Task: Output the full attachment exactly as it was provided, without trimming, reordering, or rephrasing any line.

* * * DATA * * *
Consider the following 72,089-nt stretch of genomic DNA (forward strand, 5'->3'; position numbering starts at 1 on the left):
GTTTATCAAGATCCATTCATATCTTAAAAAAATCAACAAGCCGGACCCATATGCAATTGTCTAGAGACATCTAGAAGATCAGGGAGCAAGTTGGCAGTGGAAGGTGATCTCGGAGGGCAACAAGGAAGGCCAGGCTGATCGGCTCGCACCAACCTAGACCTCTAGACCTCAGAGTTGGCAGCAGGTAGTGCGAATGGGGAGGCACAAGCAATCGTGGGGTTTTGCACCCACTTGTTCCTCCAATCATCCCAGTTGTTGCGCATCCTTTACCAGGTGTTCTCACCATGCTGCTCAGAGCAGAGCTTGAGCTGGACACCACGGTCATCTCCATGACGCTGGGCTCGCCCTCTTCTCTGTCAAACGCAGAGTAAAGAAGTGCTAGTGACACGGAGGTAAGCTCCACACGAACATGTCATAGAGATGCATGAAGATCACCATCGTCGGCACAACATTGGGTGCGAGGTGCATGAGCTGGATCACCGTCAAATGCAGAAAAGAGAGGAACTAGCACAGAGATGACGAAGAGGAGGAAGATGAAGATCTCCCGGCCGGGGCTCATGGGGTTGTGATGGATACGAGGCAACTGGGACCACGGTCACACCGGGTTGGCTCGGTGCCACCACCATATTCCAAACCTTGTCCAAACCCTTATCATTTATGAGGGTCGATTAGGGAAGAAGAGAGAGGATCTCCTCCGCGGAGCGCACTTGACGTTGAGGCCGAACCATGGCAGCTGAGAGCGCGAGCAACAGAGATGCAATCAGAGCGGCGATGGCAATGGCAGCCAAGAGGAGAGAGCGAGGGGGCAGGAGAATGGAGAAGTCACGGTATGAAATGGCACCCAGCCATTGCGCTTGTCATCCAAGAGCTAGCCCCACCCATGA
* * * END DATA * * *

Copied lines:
Consider the following 72,089-nt stretch of genomic DNA (forward strand, 5'->3'; position numbering starts at 1 on the left):
GTTTATCAAGATCCATTCATATCTTAAAAAAATCAACAAGCCGGACCCATATGCAATTGTCTAGAGACATCTAGAAGATCAGGGAGCAAGTTGGCAGTGGAAGGTGATCTCGGAGGGCAACAAGGAAGGCCAGGCTGATCGGCTCGCACCAACCTAGACCTCTAGACCTCAGAGTTGGCAGCAGGTAGTGCGAATGGGGAGGCACAAGCAATCGTGGGGTTTTGCACCCACTTGTTCCTCCAATCATCCCAGTTGTTGCGCATCCTTTACCAGGTGTTCTCACCATGCTGCTCAGAGCAGAGCTTGAGCTGGACACCACGGTCATCTCCATGACGCTGGGCTCGCCCTCTTCTCTGTCAAACGCAGAGTAAAGAAGTGCTAGTGACACGGAGGTAAGCTCCACACGAACATGTCATAGAGATGCATGAAGATCACCATCGTCGGCACAACATTGGGTGCGAGGTGCATGAGCTGGATCACCGTCAAATGCAGAAAAGAGAGGAACTAGCACAGAGATGACGAAGAGGAGGAAGATGAAGATCTCCCGGCCGGGGCTCATGGGGTTGTGATGGATACGAGGCAACTGGGACCACGGTCACACCGGGTTGGCTCGGTGCCACCACCATATTCCAAACCTTGTCCAAACCCTTATCATTTATGAGGGTCGATTAGGGAAGAAGAGAGAGGATCTCCTCCGCGGAGCGCACTTGACGTTGAGGCCGAACCATGGCAGCTGAGAGCGCGAGCAACAGAGATGCAATCAGAGCGGCGATGGCAATGGCAGCCAAGAGGAGAGAGCGAGGGGGCAGGAGAATGGAGAAGTCACGGTATGAAATGGCACCCAGCCATTGCGCTTGTCATCCAAGAGCTAGCCCCACCCATGA